Reflecting in a recent interview on her foregrounding of textile production, Benjocki observed, “Textile materials such as clothing, blankets, and carpets are more pivotal to human history and culture than we may think. However, this highly degradable material is easily absorbed back into the soil, leaving no traces.” She sees her own practice as a kind of archaeology that acts as a counterweight to how the discipline itself has focused on iron, bronze and other non-perishable materials. Interestingly, however, other works by Benjocki delve into labour related to these impervious materials, and even in these dominant areas of labour history, she manages to expose the vulnerability and malleability of historical accounts. Sedimentation of Memory (2017), for example, revisits the dark corridors of a former limestone quarry in Maastricht, The Netherlands through Benjocki’s explorations of the once-classified personal archives of individual workers. Foregrounding little-known stories of military exercises in Cannerberg during the Cold War, Benjocki finds in this regional history inscriptions of the complex circuitous paths of Eastern and Western Europe at large. Casting this wider net, this multi-media installation poses crucial questions about disclosure. It reminds us not to think we have full access to history, or to imagine that people feel safe enough to openly share memories, regardless of time passed or their legal status. Once again, the photographic or textual image is transferred into something materially tangible as Benjocki presents inscribed and drawn-upon limestone blocks, some hollowed out by insects. The architectural realities of this cavernous work are brought home through the direct projection of line drawings onto exposed walls, offering parallel views of nameless workers undertaking their day-to-day tasks. While we appear to be shown everything, the representations pitted by the five synchronized Kodak carousel projectors leave us with the sense that we have flicked through a graphic novel at random. We are left in the end noticing just how much we don’t know and cannot make out. Indeed the slide projection itself is important, as a technology that projects an image, while all the time promising veracity.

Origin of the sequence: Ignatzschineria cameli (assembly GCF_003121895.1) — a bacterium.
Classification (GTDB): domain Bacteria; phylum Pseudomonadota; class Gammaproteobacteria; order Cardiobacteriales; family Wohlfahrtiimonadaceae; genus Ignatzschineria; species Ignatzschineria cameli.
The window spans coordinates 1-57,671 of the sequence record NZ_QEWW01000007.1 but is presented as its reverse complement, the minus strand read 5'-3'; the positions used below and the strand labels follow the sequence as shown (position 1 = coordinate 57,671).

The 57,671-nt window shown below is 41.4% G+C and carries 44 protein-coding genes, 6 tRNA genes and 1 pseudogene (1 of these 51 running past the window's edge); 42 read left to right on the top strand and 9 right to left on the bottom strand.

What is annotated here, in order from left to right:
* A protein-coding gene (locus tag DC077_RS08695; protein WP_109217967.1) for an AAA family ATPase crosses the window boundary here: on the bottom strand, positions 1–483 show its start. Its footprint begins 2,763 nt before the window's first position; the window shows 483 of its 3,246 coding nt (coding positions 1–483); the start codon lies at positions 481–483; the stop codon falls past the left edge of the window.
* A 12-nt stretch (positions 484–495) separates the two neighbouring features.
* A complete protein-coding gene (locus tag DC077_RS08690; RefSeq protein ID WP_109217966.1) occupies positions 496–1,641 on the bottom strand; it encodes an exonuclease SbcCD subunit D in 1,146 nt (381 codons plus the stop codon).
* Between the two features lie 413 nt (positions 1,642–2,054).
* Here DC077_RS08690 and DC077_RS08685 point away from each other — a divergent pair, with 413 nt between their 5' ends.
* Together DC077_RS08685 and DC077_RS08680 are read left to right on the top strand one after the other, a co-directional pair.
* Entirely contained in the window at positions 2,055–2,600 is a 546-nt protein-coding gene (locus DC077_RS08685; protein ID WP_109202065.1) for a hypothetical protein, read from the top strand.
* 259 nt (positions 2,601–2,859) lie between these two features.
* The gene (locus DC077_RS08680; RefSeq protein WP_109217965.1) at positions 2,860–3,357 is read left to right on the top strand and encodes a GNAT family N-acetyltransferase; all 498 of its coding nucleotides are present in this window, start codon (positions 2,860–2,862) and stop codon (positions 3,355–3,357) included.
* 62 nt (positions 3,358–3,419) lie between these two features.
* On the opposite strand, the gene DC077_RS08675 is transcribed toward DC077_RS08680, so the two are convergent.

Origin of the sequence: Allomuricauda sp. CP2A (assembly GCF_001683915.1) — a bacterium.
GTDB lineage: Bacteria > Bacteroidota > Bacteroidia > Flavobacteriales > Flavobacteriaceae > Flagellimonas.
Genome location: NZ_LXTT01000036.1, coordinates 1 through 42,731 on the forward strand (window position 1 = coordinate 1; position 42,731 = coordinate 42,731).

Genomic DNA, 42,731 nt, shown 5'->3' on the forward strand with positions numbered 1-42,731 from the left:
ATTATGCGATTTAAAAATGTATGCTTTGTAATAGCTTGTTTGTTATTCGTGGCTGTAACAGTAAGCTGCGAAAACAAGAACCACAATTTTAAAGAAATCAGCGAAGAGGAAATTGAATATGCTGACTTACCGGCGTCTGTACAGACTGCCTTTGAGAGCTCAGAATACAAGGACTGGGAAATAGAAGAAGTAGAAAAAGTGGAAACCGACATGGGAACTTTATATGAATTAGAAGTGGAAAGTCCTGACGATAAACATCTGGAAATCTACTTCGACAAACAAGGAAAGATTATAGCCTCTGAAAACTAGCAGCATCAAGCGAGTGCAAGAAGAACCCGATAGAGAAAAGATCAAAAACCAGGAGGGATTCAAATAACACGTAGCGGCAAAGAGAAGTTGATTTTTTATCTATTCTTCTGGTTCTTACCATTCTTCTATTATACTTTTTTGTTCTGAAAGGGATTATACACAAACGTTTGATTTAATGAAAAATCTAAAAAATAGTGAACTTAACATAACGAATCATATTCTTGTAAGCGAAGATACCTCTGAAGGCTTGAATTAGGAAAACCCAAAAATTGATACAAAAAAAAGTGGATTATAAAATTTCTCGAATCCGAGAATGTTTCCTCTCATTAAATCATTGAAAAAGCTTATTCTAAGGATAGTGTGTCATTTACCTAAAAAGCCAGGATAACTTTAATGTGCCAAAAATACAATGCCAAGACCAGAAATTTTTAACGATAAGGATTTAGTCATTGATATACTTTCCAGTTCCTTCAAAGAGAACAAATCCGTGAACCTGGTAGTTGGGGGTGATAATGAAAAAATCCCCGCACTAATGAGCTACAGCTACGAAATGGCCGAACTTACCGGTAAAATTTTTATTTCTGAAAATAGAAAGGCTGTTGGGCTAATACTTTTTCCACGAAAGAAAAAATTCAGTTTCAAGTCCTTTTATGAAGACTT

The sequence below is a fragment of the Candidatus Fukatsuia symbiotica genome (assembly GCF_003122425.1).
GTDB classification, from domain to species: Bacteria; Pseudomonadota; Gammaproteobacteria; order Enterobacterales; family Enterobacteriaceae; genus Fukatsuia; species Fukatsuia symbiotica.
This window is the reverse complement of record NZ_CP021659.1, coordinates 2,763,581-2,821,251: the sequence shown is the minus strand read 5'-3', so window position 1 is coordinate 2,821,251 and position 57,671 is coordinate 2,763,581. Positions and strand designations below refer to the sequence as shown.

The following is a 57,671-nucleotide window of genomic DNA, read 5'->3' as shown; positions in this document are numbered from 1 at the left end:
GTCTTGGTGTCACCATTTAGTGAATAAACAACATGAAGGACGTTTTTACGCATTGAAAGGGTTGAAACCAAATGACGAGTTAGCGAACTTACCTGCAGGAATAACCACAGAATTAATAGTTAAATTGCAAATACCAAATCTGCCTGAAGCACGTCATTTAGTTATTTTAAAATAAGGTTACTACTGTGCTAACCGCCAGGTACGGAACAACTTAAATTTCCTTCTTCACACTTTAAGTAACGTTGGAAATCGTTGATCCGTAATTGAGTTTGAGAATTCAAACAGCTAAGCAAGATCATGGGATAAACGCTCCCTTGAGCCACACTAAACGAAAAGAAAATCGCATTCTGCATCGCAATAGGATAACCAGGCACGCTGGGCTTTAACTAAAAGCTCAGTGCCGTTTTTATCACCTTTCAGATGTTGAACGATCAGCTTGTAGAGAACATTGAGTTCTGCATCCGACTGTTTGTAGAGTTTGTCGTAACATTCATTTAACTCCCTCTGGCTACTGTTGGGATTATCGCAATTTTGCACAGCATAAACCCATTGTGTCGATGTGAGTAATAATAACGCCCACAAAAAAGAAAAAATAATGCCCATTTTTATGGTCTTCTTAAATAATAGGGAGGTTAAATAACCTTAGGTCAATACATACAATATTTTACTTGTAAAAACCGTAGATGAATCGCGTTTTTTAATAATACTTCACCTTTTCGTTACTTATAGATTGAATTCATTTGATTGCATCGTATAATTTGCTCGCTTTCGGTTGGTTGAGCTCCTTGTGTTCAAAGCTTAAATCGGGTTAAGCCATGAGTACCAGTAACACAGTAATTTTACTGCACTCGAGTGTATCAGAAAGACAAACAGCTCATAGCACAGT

As I write this text, millions of people are living underground in bomb shelters, basements and underground stations throughout Ukraine, as Russian shelling continues. The Ukrainian War makes us vividly aware that what we call history is more like a dormant volcano, always on the verge of reactivation in the present. At this moment, which has brought Europe closer to World War 3 than any previous instance, it is triggering to look at Benjocki’s current project exploring ‘the caves’, a complex network of underground tunnels in the borderlands of The Netherlands, Belgium, and Germany. Entitled Portrait of a Mountain, Benjocki carried out extensive artistic research for this project in 2015-17, before setting it aside until this year, when she started to finalize its outcomes for her upcoming solo exhibition at the Museum of Contemporary Art in Belgrade (2023). The planned multi-media installation will incorporate sound works (in collaboration with Sjoerd Leijten), sculpture, drawings, and a film (in collaboration with Stijn Verhoeff). Presenting real and fictional walks through the ‘caves’, the film will include, among other elements, material from the private archives and collections of former NATO employees, who used the location to monitor Russian operations during the Cold War. As if drawing together the many threads in Benjocki’s practice at large, the “caves” themselves are the outcome of mining operations and have hosted a range of functions that mirror the rise and fall of economies, labour demands, and political realities. This includes being a passage for Dutch Resistance smugglers, acting as a wartime hiding place for Rembrandt’s Nightwatch, a long-term home to bats, and becoming the unlikely location in which the Maastricht Treaty was ratified, laying the foundations for what would become the European Union.
Watching footage from the decimated city of Mariupol today, there is a looming sense that these European “caves” might return to use, that nothing is over, that history’s sense of pastness is a protection from the reality that everything is intertwined. The hundreds of kilometers of darkness in Benjocki’s Portrait of a Mountain are a thought-provoking and uncannily urgent site for the weaving of histories, and the fabrication of the present.
Kristina Benjocki’s exhibition At sunset we retreat once again, up the hill, to where we can watch the skeins of water reflect colours we’ve never seen before is on view at IKOB, Eupen, until the 5th of June.
Lucy Cotteris a curator and writer